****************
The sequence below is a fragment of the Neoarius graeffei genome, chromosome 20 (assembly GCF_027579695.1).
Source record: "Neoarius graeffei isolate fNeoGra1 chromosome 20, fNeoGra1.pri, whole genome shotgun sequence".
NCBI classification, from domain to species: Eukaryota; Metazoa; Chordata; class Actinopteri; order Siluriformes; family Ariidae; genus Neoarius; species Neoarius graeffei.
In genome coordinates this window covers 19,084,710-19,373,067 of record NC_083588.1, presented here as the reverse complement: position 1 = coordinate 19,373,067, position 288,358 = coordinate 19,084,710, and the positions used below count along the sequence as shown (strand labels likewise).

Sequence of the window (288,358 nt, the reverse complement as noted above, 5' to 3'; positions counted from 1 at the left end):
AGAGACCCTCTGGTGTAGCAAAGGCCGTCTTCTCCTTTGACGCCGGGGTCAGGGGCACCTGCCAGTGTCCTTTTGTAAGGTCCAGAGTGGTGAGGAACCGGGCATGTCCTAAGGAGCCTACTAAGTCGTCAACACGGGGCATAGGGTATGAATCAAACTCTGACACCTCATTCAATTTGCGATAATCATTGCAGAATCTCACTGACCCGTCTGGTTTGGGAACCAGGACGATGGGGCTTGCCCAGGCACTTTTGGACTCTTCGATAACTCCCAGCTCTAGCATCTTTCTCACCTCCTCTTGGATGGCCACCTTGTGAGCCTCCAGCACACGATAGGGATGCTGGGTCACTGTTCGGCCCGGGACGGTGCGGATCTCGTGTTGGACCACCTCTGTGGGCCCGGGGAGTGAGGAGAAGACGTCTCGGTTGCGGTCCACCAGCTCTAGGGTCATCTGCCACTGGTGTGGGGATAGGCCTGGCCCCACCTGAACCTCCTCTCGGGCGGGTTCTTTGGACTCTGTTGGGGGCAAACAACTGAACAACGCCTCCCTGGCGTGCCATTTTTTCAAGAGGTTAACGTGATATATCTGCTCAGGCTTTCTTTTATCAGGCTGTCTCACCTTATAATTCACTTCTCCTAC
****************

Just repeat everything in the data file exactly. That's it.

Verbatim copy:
The sequence below is a fragment of the Neoarius graeffei genome, chromosome 20 (assembly GCF_027579695.1).
Source record: "Neoarius graeffei isolate fNeoGra1 chromosome 20, fNeoGra1.pri, whole genome shotgun sequence".
NCBI classification, from domain to species: Eukaryota; Metazoa; Chordata; class Actinopteri; order Siluriformes; family Ariidae; genus Neoarius; species Neoarius graeffei.
In genome coordinates this window covers 19,084,710-19,373,067 of record NC_083588.1, presented here as the reverse complement: position 1 = coordinate 19,373,067, position 288,358 = coordinate 19,084,710, and the positions used below count along the sequence as shown (strand labels likewise).

Sequence of the window (288,358 nt, the reverse complement as noted above, 5' to 3'; positions counted from 1 at the left end):
AGAGACCCTCTGGTGTAGCAAAGGCCGTCTTCTCCTTTGACGCCGGGGTCAGGGGCACCTGCCAGTGTCCTTTTGTAAGGTCCAGAGTGGTGAGGAACCGGGCATGTCCTAAGGAGCCTACTAAGTCGTCAACACGGGGCATAGGGTATGAATCAAACTCTGACACCTCATTCAATTTGCGATAATCATTGCAGAATCTCACTGACCCGTCTGGTTTGGGAACCAGGACGATGGGGCTTGCCCAGGCACTTTTGGACTCTTCGATAACTCCCAGCTCTAGCATCTTTCTCACCTCCTCTTGGATGGCCACCTTGTGAGCCTCCAGCACACGATAGGGATGCTGGGTCACTGTTCGGCCCGGGACGGTGCGGATCTCGTGTTGGACCACCTCTGTGGGCCCGGGGAGTGAGGAGAAGACGTCTCGGTTGCGGTCCACCAGCTCTAGGGTCATCTGCCACTGGTGTGGGGATAGGCCTGGCCCCACCTGAACCTCCTCTCGGGCGGGTTCTTTGGACTCTGTTGGGGGCAAACAACTGAACAACGCCTCCCTGGCGTGCCATTTTTTCAAGAGGTTAACGTGATATATCTGCTCAGGCTTTCTTTTATCAGGCTGTCTCACCTTATAATTCACTTCTCCTAC